The problem here is that the greater the dispute rate, the greater the likelihood of increased chargeback rates. One merchant in the ticketing industry reports a 300% increase in non-fraud chargebacks as a result of COVID-19. And unfortunately, the higher a merchant's chargeback rates, the more risk they have of exceeding their threshold limits with the card brands, especially as sales go down. If this happens, merchants can be charged additional fees, put on a monitoring program, or even have their account shut down completely. So, what can you do to weather the storm?

Adapt your dispute process to meet response deadlines
As the merchant's dispute volume increases, so does the risk of exceeding response deadlines. Verify a streamlined approach to manage the surplus in disputes for an efficient resolution process.

Guadalupe Arredondo from getaroom.com has shifted the priority of her Risk department to focus on disputes and chargebacks, and most of her department is now working on processing them. Furthermore, the Fraud and Chargebacks teams are fully cross-trained in each other's responsibilities to improve efficiencies. This strategy can help merchants meet their Service Level Agreements.

Stay updated on temporary changes card brands like Visa and Mastercard have made to their programs to support businesses over the next several months

Visa's Temporary Changes

Merchant Programs: The Visa Dispute Monitoring Program and Visa Fraud Monitoring Program will both be suspended for merchants in the Travel & Entertainment (T&E) MCCs through the July compliance cycle. Risk will not be sending program identifications to acquirers for T&E merchants during this time period.

Acquirer Programs: The Visa Acquirer Monitoring Program will also be suspended for disputes arising from T&E merchants through the July compliance cycle.

Issuer Programs: The Visa Issuer Monitoring Program fee liabilities will be waived through the July compliance cycle. During this time period identifications will be treated as Early Warnings.

Please note: the Global Brand Protection Program will not be impacted by these policy changes. Merchants and acquirers tied to illegal or brand damaging activity will not be granted any concessions.

Mastercard's Temporary Changes

Excessive Fraud Merchant Program: Effective April 1, 2020, program assessments will be suspended for 6 months.

Excessive Chargeback Merchant Program: Effective April 1, 2020 and for the next 4 months, Mastercard will suspend Excessive Chargeback Merchant identifications for airlines, cruise lines, passenger railways, and travel agents merchant category codes, since most merchants in these categories have been directly impacted by travel restrictions globally.


3. Uncertainty of COVID-19 tenure has decreased sales and increased bankruptcy risk

Sales are at an all-time low right now for T&E merchants. Booking Holdings noted in a recent financial filing that room night reservations are down 85% compared to a year ago, according to Skift.

To make matters worse, with the uncertainty surrounding COVID-19, customers are cancelling bookings far into the future, even into 2021. Some of the bookings these customers are requesting refunds for are not covered by COVID-19 cancellation policies, making resolution to these cancellations and dispute requests challenging.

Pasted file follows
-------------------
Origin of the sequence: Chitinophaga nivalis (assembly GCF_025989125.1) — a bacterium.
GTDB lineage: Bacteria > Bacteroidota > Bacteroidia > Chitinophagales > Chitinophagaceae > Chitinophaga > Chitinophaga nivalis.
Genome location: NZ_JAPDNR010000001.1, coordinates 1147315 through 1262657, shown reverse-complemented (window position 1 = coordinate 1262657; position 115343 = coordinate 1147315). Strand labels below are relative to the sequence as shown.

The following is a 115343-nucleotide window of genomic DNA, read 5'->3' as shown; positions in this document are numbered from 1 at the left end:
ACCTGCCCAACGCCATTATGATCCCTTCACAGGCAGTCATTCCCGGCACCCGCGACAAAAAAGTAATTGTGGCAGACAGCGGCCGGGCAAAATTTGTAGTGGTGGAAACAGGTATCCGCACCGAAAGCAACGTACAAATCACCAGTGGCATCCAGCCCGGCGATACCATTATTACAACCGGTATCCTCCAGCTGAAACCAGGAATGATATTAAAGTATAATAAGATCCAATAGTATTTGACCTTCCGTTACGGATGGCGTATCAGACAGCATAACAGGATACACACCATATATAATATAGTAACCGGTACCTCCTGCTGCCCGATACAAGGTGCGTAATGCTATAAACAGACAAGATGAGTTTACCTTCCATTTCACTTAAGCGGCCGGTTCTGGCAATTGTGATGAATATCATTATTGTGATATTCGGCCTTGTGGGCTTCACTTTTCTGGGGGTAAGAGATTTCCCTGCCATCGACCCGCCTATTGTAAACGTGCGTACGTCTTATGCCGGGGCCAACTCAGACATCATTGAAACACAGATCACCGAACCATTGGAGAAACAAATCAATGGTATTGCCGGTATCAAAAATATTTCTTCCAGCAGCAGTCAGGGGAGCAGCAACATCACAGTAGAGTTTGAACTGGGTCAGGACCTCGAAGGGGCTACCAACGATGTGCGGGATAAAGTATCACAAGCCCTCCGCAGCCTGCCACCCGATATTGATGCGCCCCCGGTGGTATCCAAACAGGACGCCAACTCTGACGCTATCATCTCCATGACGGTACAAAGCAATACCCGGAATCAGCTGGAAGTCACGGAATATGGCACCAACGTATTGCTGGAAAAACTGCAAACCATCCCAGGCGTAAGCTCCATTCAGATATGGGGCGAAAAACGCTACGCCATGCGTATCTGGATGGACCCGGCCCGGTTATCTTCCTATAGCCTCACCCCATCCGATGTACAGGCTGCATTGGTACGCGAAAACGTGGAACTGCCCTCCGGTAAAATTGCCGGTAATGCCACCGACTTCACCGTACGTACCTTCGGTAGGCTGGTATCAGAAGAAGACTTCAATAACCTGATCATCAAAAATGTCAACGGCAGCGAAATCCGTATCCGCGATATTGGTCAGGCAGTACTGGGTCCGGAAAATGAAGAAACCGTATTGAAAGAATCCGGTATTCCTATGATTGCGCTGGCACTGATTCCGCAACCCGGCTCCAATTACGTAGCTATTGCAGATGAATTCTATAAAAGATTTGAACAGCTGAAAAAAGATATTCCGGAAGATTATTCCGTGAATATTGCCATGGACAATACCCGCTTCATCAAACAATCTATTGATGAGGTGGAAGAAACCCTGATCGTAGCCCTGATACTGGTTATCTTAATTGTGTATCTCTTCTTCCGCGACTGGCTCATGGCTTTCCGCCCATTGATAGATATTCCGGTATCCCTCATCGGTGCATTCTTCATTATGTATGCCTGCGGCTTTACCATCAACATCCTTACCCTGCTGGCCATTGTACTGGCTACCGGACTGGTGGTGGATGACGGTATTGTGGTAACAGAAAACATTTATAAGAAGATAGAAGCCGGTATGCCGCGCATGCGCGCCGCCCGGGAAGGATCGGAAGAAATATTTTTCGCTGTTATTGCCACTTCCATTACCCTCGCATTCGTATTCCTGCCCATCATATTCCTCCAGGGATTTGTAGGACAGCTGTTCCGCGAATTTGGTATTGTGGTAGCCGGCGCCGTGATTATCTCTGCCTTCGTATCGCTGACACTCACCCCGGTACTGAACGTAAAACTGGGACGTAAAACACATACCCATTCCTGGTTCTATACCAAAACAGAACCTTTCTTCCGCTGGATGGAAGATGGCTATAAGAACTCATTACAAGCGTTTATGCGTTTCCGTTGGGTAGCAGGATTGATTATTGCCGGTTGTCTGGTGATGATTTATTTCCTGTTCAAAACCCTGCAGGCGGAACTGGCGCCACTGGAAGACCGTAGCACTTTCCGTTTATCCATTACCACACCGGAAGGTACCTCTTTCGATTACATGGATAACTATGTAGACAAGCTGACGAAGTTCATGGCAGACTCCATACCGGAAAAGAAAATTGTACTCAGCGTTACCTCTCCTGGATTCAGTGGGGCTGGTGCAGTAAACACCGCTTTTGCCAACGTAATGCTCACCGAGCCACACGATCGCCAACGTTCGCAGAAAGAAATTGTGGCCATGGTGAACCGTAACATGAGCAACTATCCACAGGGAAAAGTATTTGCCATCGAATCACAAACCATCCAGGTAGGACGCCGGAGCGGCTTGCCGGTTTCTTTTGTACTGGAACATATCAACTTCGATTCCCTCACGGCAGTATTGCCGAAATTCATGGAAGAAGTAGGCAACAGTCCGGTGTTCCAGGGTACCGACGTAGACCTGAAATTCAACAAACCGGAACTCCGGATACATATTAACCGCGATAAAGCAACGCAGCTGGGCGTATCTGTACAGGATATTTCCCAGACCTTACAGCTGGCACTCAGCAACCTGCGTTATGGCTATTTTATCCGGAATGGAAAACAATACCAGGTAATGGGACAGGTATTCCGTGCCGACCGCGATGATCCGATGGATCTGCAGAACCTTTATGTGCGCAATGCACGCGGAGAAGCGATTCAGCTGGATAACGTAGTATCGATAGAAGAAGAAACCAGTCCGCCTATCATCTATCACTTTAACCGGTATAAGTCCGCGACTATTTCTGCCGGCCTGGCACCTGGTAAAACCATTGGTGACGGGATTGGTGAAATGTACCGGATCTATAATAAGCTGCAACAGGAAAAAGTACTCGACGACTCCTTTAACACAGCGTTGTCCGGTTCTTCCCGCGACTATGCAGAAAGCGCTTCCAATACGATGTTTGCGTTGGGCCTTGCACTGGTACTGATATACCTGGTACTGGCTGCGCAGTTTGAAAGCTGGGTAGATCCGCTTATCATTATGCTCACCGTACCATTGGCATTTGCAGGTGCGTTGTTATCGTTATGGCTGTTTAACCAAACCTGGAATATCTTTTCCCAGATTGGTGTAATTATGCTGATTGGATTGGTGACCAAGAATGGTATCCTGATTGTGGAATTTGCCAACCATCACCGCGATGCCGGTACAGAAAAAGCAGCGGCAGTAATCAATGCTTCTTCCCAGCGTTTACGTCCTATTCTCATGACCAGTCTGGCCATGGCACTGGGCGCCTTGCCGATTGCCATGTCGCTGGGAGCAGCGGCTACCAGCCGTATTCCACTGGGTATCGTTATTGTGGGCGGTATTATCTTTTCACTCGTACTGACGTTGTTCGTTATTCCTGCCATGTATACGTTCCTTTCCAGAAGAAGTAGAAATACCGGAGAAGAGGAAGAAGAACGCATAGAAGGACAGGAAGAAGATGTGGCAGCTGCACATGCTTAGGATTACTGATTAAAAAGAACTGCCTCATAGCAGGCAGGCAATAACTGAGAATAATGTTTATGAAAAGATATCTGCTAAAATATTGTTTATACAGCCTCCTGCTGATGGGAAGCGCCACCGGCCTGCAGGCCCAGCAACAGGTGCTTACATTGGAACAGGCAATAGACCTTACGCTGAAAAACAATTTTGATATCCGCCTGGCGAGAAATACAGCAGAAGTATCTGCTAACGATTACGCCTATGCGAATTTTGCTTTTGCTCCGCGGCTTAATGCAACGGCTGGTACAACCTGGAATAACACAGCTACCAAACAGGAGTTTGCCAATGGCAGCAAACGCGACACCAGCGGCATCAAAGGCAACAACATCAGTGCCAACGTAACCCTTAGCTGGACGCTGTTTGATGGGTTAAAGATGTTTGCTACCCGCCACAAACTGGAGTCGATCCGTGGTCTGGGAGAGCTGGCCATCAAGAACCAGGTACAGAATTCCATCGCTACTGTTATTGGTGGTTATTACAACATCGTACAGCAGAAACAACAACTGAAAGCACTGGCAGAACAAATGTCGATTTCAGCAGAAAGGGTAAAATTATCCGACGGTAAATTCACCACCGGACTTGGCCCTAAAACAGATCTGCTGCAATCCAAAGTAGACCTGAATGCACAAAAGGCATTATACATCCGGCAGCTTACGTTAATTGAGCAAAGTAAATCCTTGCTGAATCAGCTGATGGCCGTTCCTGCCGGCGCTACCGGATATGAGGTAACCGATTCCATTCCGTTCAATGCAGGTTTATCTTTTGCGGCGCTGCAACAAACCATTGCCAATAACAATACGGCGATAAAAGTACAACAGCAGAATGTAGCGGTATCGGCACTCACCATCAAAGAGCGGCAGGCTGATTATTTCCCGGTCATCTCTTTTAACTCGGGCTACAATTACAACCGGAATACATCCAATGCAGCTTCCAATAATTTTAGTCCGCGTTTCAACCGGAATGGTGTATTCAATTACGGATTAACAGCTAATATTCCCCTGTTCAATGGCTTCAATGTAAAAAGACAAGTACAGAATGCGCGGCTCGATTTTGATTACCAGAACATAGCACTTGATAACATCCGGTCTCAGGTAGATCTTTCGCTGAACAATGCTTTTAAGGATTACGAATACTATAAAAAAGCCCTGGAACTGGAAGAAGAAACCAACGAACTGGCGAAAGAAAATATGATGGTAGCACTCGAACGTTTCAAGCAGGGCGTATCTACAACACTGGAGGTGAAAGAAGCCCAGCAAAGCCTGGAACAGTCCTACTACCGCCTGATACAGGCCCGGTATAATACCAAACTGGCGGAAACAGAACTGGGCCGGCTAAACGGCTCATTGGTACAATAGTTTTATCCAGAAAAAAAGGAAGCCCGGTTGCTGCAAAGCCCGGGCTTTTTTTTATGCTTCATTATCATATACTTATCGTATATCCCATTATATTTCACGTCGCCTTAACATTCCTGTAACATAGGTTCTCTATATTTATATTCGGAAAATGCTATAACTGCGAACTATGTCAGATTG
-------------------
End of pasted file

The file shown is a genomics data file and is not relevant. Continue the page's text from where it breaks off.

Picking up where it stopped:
How Travel & Entertainment Businesses are Adapting
The World Travel & Tourism Council reported that the travel and tourism industry is losing 1 million jobs a day because of the COVID-19 pandemic. Unfortunately, bankruptcy may be on the horizon for many small businesses in this sector. So what are T&E businesses doing to stay afloat during this time of unprecedented sales declines?

Alternatives to cash as refund options
Instead of refunding cash, many companies are encouraging consumers to accept credit, vouchers, or coupons. Some businesses are offering credits greater than the cash value to incentivize customers to accept the credit. Visa and Mastercard support these options, so long as the customer has agreed to the alternative in lieu of a cash refund.

Retention through customer appreciation
Communicate to customers why their business is important to you and what you are doing to provide the best experience despite the current climate. A little appreciation and transparency go a long way.

I recently received an email from my local coffee and bagel shop that stood out above the other emails. It went like this: "You know better than anyone, we don't message much. It's just not our thing. In fact, it was 5 years ago when we last sent our last email. But this is an extraordinary time -- so here is our ask of you... please buy bagels. Or if you can't come in, please purchase a gift card online. Thank you!"

While the coffee industry is much different than T&E, this brand's transparent communication and humbling request resonated deeply and compelled me to support their business. This leads into the next point.

Offer gift cards if you can
If your business operates in ticketing or events and can offer gift cards as an alternative option, ask your customers to support you. If organic sales are especially hard for your company right now, take the revenue from gift cards for customer redemption later.

Create a strategic sales/marketing plan for when market recovers
Unfortunately, the uncertainty around market recovery remains. However, when that time comes, you will need a strong sales and marketing strategy that is authentic and creative to rebound as fast as possible. Start working on that now.